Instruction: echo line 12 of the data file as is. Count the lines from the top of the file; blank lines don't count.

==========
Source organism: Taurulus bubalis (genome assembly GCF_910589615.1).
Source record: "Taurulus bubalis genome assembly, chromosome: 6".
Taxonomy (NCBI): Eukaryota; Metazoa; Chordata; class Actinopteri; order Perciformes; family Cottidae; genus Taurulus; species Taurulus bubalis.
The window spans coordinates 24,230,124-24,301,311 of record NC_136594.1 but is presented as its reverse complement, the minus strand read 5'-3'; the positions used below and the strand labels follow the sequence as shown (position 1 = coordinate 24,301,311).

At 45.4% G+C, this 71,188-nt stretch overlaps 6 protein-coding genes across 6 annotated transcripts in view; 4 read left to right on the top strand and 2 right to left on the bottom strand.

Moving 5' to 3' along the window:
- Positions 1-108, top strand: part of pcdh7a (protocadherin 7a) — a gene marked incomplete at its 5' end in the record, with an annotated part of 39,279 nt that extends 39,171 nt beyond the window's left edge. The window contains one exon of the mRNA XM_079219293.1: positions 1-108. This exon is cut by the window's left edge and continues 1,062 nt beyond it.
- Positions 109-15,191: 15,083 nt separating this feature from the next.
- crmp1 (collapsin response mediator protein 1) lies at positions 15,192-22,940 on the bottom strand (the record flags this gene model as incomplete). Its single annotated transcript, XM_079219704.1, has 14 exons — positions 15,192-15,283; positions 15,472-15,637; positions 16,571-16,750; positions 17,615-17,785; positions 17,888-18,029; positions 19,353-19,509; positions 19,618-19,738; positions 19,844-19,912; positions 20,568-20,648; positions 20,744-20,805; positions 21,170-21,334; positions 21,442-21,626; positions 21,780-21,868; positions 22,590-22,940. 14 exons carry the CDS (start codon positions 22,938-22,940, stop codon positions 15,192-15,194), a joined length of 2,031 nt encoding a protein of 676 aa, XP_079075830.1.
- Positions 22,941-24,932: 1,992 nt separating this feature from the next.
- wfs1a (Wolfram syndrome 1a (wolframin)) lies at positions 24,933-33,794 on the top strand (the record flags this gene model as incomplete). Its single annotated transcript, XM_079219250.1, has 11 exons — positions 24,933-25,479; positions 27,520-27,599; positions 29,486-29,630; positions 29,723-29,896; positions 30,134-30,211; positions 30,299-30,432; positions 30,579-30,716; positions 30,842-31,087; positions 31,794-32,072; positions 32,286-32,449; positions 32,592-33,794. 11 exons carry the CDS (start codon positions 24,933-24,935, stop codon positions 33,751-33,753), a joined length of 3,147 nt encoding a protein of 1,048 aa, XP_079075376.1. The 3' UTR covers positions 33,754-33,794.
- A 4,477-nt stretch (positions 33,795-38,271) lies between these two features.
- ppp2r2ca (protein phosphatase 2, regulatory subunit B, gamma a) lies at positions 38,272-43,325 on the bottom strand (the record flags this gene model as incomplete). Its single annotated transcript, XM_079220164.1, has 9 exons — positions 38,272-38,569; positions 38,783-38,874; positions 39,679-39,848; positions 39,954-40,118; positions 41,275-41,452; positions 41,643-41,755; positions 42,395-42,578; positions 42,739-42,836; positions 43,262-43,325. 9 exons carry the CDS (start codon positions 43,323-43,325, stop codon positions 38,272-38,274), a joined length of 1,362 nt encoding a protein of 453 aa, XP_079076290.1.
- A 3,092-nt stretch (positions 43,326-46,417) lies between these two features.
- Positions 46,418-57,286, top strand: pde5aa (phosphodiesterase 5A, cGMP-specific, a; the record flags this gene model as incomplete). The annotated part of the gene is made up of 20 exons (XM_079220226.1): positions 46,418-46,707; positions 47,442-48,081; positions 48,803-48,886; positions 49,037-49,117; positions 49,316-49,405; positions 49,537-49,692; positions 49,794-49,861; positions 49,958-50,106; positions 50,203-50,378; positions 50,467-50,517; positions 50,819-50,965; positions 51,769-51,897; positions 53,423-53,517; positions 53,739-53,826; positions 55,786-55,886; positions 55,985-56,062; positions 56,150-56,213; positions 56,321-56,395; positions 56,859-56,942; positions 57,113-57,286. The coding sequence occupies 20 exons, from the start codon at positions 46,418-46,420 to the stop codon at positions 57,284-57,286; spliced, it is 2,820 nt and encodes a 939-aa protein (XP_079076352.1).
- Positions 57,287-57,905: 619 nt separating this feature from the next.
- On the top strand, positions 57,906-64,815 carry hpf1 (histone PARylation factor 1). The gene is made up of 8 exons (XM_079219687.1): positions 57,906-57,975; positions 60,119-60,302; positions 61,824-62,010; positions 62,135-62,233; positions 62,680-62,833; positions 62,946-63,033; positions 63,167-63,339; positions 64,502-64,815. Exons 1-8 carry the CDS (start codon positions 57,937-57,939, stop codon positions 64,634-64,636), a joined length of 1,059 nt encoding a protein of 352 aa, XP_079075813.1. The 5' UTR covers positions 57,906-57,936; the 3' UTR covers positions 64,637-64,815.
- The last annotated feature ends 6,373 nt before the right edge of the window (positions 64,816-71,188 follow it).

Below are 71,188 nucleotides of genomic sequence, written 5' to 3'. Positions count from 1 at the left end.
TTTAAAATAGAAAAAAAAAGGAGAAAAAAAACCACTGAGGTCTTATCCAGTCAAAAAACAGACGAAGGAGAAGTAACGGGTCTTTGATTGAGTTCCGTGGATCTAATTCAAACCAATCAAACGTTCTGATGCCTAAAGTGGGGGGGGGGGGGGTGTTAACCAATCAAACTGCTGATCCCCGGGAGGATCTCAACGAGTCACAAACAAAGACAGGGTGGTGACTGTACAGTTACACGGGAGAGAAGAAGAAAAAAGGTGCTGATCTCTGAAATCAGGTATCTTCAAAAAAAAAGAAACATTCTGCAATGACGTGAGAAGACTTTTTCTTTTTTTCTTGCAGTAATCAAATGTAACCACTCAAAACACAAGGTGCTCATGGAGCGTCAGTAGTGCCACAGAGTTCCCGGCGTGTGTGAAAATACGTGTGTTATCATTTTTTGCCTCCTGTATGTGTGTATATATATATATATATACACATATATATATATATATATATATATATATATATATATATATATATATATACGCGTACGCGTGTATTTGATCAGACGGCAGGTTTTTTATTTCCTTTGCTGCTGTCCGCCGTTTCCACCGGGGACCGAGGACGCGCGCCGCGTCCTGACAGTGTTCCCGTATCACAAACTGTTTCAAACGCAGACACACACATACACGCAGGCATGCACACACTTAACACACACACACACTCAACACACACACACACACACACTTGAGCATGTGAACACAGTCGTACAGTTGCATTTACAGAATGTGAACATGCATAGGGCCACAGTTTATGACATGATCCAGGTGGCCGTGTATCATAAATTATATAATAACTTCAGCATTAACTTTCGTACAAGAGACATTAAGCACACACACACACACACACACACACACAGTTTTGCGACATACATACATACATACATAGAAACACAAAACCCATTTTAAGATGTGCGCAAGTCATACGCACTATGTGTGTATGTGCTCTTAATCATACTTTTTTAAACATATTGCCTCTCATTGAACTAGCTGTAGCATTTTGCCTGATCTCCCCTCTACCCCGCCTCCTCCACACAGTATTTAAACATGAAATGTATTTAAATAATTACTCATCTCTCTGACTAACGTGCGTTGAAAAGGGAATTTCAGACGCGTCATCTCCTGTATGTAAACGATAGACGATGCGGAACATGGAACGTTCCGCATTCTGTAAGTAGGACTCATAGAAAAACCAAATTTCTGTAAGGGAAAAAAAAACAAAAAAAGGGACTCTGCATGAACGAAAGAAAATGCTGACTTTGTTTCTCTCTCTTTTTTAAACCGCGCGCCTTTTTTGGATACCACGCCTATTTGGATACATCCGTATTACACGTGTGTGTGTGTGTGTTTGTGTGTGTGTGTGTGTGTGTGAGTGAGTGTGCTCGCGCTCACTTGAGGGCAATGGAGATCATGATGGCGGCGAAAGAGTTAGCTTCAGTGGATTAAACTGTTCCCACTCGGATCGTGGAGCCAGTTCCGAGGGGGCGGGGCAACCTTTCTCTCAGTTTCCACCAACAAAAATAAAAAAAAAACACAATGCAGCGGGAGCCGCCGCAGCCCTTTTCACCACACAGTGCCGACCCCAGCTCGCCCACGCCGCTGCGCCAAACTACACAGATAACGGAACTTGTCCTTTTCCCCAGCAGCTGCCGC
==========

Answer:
- A 4,477-nt stretch (positions 33,795-38,271) lies between these two features.